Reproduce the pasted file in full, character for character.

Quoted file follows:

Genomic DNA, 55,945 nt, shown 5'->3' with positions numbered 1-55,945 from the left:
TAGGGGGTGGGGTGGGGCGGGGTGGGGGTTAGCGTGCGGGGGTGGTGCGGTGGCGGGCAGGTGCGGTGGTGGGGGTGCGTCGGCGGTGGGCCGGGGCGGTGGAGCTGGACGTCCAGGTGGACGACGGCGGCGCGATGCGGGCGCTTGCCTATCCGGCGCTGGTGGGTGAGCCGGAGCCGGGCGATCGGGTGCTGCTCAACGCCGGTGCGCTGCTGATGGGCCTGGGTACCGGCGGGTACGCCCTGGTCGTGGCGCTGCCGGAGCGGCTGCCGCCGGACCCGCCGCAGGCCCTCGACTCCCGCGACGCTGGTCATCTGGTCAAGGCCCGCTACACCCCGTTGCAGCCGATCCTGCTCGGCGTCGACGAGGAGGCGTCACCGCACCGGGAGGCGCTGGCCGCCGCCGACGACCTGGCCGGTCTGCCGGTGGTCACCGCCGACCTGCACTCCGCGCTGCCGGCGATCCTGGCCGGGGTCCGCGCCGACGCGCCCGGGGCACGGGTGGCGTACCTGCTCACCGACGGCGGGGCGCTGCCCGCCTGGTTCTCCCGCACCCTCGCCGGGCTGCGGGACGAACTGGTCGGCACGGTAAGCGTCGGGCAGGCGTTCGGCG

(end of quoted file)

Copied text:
Genomic DNA, 55,945 nt, shown 5'->3' with positions numbered 1-55,945 from the left:
TAGGGGGTGGGGTGGGGCGGGGTGGGGGTTAGCGTGCGGGGGTGGTGCGGTGGCGGGCAGGTGCGGTGGTGGGGGTGCGTCGGCGGTGGGCCGGGGCGGTGGAGCTGGACGTCCAGGTGGACGACGGCGGCGCGATGCGGGCGCTTGCCTATCCGGCGCTGGTGGGTGAGCCGGAGCCGGGCGATCGGGTGCTGCTCAACGCCGGTGCGCTGCTGATGGGCCTGGGTACCGGCGGGTACGCCCTGGTCGTGGCGCTGCCGGAGCGGCTGCCGCCGGACCCGCCGCAGGCCCTCGACTCCCGCGACGCTGGTCATCTGGTCAAGGCCCGCTACACCCCGTTGCAGCCGATCCTGCTCGGCGTCGACGAGGAGGCGTCACCGCACCGGGAGGCGCTGGCCGCCGCCGACGACCTGGCCGGTCTGCCGGTGGTCACCGCCGACCTGCACTCCGCGCTGCCGGCGATCCTGGCCGGGGTCCGCGCCGACGCGCCCGGGGCACGGGTGGCGTACCTGCTCACCGACGGCGGGGCGCTGCCCGCCTGGTTCTCCCGCACCCTCGCCGGGCTGCGGGACGAACTGGTCGGCACGGTAAGCGTCGGGCAGGCGTTCGGCG